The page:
Following a 2-month evaluation period and a consequent “thumbs up,” we began Phil’s conversion from provisional to final restorations. During the time he was wearing his OverTemps, he was seen several times in order to evaluate his level of comfort. This was done because we were increasing his vertical dimension of occlusion (OVD) 3 to 4 mm, and his original edge-to-edge incisal relationship was being converted to a class I relationship. It is worth noting that since the entire occlusal scheme had been established, stabilized, and evaluated in a composite resin material like Radica, it really did not matter which segment we replaced first. I have likened this approach to performing a full-mouth rehab on “training wheels.” The similarity arises when one realizes that at no point is balance lost during the restoration. There is always a segment or two to retain your established OVD/occlusal relationship, whether it is a segment previously temporized with Radica or a “converted-to-porcelain” segment.
In this case, we chose to begin with the maxillary arch from teeth Nos. 5 to 12. Once the front 8 veneers were in place, this segment would be followed by the maxillary molars and bicuspids bilaterally. Two separate impressions were taken to carry out this conversion—one of the prepared anterior 8 teeth and one of the maxillary posteriors following delivery of the veneers on teeth Nos. 5 to 12 at a previous insertion visit.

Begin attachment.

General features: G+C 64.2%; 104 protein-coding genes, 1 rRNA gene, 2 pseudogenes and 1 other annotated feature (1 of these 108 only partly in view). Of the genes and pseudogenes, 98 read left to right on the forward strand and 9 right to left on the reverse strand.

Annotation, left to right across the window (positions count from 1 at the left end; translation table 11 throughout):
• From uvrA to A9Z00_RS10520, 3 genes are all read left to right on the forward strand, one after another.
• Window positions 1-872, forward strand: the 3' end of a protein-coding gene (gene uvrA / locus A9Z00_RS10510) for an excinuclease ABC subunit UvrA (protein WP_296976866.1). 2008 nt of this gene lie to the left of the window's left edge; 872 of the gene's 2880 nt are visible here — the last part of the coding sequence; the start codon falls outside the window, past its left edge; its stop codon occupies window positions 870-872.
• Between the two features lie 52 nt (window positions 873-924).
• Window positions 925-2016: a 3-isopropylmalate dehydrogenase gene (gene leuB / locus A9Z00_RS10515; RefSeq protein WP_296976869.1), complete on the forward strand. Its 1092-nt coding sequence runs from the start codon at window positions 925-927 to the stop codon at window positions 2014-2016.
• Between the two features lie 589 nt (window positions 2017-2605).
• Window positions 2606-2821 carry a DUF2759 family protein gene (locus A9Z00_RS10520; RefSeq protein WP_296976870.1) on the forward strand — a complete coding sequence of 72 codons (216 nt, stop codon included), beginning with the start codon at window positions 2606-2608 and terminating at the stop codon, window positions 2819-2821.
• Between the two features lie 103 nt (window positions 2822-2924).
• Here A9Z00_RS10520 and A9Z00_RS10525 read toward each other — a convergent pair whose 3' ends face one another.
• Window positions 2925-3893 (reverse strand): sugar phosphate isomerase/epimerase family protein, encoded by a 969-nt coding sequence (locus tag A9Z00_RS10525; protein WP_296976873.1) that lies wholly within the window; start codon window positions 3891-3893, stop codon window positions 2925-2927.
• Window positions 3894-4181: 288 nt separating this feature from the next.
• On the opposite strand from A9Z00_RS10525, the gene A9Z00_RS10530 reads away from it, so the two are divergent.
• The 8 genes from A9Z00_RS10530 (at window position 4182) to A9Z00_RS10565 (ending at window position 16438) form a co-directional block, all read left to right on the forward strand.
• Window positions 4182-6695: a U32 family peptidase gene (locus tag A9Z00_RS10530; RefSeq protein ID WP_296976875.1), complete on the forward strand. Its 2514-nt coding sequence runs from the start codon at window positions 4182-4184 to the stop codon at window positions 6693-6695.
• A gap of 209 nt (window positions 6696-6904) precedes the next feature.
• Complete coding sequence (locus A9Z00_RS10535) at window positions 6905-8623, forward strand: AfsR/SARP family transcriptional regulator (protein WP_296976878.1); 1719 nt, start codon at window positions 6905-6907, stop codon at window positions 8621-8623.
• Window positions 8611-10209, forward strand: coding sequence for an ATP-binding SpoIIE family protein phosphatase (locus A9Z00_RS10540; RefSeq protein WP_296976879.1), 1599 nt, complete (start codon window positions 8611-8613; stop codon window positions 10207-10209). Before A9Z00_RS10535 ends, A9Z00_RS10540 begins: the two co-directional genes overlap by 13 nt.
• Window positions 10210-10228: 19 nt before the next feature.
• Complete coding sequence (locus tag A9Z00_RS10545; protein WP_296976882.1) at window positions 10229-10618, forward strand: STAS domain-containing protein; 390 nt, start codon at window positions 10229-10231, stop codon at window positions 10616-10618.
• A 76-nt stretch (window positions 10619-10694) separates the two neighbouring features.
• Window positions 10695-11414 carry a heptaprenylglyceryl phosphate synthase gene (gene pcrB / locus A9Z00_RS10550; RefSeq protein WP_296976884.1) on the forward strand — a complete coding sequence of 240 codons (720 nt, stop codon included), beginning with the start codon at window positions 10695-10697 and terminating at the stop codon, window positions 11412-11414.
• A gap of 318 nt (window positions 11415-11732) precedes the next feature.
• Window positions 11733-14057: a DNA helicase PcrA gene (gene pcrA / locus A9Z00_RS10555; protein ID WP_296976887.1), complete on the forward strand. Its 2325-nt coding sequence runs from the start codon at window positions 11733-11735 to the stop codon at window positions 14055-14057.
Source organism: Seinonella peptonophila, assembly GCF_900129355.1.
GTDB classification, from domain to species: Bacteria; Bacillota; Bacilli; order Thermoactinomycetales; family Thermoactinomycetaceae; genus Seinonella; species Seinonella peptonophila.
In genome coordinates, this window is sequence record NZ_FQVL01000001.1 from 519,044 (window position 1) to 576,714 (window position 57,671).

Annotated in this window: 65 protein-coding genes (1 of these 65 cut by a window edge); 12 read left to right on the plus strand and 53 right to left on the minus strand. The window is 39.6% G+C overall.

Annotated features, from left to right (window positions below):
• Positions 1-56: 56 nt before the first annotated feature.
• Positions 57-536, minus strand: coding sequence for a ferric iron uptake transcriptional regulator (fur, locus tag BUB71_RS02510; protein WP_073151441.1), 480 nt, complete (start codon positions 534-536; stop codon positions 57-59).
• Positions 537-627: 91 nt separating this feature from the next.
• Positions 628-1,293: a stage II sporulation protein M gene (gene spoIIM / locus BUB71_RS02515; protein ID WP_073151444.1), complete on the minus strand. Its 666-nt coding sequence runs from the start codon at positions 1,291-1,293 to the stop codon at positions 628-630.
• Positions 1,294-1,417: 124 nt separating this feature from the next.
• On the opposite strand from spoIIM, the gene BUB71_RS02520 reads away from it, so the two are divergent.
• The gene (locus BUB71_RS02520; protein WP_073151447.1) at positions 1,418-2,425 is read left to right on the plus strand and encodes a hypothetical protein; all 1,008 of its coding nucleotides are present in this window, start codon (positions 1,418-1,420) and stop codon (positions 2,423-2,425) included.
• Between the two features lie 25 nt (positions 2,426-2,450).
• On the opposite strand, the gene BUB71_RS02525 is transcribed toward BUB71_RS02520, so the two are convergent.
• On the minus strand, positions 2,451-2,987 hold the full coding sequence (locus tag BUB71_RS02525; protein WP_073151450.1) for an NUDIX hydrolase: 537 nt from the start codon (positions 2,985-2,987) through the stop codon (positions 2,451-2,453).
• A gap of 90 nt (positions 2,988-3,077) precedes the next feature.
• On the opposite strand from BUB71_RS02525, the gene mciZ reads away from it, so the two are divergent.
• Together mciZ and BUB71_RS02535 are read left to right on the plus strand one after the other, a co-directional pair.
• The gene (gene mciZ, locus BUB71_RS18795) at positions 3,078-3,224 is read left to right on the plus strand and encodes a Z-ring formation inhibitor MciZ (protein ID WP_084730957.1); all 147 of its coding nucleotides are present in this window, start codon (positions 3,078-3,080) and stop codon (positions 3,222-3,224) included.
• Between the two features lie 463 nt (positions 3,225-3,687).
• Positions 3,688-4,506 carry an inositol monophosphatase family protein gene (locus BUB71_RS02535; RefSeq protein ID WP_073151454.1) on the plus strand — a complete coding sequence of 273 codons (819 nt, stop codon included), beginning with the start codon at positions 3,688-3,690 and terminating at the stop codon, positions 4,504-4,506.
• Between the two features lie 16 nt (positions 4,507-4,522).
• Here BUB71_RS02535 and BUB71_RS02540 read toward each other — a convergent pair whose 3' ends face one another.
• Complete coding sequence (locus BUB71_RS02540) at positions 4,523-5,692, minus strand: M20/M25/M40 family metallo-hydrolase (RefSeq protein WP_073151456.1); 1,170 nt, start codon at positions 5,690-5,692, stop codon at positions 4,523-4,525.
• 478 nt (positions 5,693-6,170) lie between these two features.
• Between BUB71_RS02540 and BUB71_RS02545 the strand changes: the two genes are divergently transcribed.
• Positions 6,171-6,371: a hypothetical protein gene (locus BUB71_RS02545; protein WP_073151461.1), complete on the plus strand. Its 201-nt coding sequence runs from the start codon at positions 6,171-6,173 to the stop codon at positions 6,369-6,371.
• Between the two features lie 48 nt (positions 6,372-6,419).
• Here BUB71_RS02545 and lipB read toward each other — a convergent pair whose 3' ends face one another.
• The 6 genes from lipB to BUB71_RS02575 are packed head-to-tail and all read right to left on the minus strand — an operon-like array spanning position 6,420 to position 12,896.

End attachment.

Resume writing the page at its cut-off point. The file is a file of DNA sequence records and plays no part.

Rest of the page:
Figure 11. A bonding agent (Brush & Bond [Parkell]) was applied prior to luting the veneers with a light-cured resin cement (Insure Lite Clear [Cosmedent]).

Figure 12. Maxillary anterior 8 units in place, opposing the mandibular anterior OverTemps.

Figure 13. Mandibular anterior teeth preparation was begun and OverTemps removed. (Note the intimate adaptation to the underlying tooth structure).

Figure 14. The fully-prepared mandibular anterior teeth.

Figure 15. Spot etching the mandibular anteriors prior to applying an unfilled resin.